If you plan to use Linux shell environment being forced to use Windows 10 Pro, Windows Subsystem for Linux is one of the best solutions nowadays. After several release cycles and patch fixes, it seems stable enough to satisfy several Linux admin requirements.
A main reason for me to use WSL is shared RAM. This way my computer can run the heavy Microsoft Office suite, OpenVPN, Microsoft Teams, huge load of tabs in Chrome, Slack, Rocket, … plus another 20 ssh connections and much more without running out of RAM.
Launching an Ubuntu environment is easily done via Microsoft Store following this instructions. But if you need multiple environments, you will keep crawling the Internet (or continue reading).
Luckily there is a solution – LxRunOffline – which provides options to install new and clone existing environments even with choosing the installation path.
This way, multiple Ubuntu installations will find a home for testing ansible sketches, separating environments for different projects and further more.
From this point, I always recommend using cmder. This is a nice tabbed-style terminal emulator (based on ConEmu) suite. One tab can run Powershell and other tabs are handling connections to WSL – or multiple WSL environments.
After installing LxRunOffline using chocolatey – an apt style installer for Windows – a boot is required.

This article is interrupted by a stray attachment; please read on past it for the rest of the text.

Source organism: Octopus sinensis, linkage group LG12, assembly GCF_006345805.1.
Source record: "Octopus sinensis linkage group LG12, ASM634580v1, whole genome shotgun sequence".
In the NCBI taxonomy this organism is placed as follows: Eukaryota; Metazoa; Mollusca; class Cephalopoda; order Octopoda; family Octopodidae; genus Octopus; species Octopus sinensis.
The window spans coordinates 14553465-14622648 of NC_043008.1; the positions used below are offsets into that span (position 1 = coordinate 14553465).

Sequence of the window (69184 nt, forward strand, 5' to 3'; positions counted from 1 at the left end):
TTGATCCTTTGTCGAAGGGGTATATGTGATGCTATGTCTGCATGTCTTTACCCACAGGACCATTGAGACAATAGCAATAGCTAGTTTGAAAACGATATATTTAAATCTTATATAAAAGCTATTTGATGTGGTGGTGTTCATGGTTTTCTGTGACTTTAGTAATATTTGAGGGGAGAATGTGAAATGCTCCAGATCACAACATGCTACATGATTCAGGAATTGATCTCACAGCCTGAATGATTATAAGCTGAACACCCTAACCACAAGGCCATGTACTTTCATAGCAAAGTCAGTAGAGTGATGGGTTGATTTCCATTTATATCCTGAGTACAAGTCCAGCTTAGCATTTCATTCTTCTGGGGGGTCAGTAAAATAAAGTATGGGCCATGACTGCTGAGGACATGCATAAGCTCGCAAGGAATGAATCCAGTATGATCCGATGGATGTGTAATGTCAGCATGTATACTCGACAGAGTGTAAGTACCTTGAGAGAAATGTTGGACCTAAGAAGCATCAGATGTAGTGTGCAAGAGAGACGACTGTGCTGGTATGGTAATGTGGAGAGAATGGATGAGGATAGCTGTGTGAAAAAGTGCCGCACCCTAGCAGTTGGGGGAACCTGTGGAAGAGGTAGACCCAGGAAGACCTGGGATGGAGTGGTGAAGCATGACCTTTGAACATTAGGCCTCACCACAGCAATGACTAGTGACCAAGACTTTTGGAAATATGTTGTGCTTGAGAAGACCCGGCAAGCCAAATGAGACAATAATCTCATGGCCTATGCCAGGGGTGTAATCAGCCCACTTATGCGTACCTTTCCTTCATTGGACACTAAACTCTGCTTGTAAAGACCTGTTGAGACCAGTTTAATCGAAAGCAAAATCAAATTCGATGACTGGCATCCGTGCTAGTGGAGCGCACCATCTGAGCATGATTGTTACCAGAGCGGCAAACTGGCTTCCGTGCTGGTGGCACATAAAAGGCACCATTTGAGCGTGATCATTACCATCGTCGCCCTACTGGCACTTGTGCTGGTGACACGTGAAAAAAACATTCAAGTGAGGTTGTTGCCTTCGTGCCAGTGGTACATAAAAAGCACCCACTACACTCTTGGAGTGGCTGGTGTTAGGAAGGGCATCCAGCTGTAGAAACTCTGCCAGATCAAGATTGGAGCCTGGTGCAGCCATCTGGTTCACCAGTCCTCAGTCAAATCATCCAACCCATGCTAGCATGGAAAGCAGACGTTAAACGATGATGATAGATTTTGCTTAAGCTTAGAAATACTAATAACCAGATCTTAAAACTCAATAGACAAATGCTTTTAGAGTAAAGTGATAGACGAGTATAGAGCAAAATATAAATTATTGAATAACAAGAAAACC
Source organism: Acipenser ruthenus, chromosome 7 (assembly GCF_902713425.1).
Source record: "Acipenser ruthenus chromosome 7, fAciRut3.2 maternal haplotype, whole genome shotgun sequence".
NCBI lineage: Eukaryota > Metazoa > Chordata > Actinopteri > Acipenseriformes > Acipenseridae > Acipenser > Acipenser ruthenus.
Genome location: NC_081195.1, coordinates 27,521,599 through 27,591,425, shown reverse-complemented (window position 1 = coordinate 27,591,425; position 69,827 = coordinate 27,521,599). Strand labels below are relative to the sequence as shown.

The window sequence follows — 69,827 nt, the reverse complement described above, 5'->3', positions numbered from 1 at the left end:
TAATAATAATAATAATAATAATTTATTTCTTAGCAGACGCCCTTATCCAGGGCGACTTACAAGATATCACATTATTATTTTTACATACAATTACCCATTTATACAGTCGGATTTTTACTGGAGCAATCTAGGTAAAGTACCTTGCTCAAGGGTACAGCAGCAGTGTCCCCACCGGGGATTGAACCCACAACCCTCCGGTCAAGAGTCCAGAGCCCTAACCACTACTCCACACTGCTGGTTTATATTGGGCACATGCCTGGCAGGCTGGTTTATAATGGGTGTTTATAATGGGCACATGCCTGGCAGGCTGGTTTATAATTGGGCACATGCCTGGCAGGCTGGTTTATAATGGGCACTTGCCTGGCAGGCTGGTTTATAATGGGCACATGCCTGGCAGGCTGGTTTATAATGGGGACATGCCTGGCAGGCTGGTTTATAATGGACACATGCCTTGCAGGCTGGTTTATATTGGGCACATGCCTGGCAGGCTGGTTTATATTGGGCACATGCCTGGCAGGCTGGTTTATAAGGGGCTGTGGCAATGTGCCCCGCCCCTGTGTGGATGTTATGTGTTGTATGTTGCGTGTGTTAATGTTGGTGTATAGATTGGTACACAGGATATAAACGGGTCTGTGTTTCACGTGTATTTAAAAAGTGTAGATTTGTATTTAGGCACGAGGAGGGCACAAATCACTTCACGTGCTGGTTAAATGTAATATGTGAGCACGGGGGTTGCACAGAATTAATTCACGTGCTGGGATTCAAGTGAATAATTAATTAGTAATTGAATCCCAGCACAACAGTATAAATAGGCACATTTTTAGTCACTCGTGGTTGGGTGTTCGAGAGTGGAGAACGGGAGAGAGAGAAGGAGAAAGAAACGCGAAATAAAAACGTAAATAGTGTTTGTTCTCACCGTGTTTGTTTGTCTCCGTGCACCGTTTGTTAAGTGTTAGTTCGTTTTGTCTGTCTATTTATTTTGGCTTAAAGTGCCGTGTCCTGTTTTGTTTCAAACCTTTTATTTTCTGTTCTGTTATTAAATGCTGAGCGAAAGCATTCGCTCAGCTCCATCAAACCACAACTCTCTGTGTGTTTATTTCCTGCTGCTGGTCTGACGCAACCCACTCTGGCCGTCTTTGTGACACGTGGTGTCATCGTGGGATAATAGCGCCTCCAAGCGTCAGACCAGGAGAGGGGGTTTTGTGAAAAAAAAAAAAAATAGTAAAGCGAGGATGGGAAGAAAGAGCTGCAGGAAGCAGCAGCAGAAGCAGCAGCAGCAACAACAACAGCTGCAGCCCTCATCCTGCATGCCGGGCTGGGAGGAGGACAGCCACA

A list of downloadable distribution WSL images can be found here: https://github.com/DDoSolitary/LxRunOffline/wiki
Download an image and store it for example in your download directory. Afterwards open a powershell session (or cmd). Running the command will output a few Warning messages about devices that can’t be created. It is safe to ignore them.
The “s” flag will create a shortcut on your desktop for this environment.
LxRunOffline.exe i -n ubuntu-1 -d C:\WSL\ubuntu-1 -f .\Downloads\16.04.2-server-cloudimg-amd64-root.tar.gz -s
After unpacking the image, check the result using the Windows builtin wslconfig tool which lists the newly created “ubuntu-1” installation.
λ wslconfig.exe /l
Windows Subsystem for Linux Distributions:
This post is just a short idea how you can use WSL for your needs. Don’t expect too much, but the performance has become better over the past months. Some last words to quickly ramp you up:
- The installed WSL environment can be launched using the shortcut on the desktop or from within cmder
- The Windows user directory is available from within the WSL environment: /mnt/c/. Unfortunately file permissions with Windows mounts are still an issue as files are mapped to 777.
- Never modify WSL files from your Windows environment – though a backup can be done. I use 7zip to backup home directories of WSL environments.
- Docker in WSL – that is not working, but vagrant is possible to use with a special WSL flag and if the Vagrantfile is stored in a Windows share (/mnt/c/…)
- To run Vagrant, a virtualbox installation is required on Windows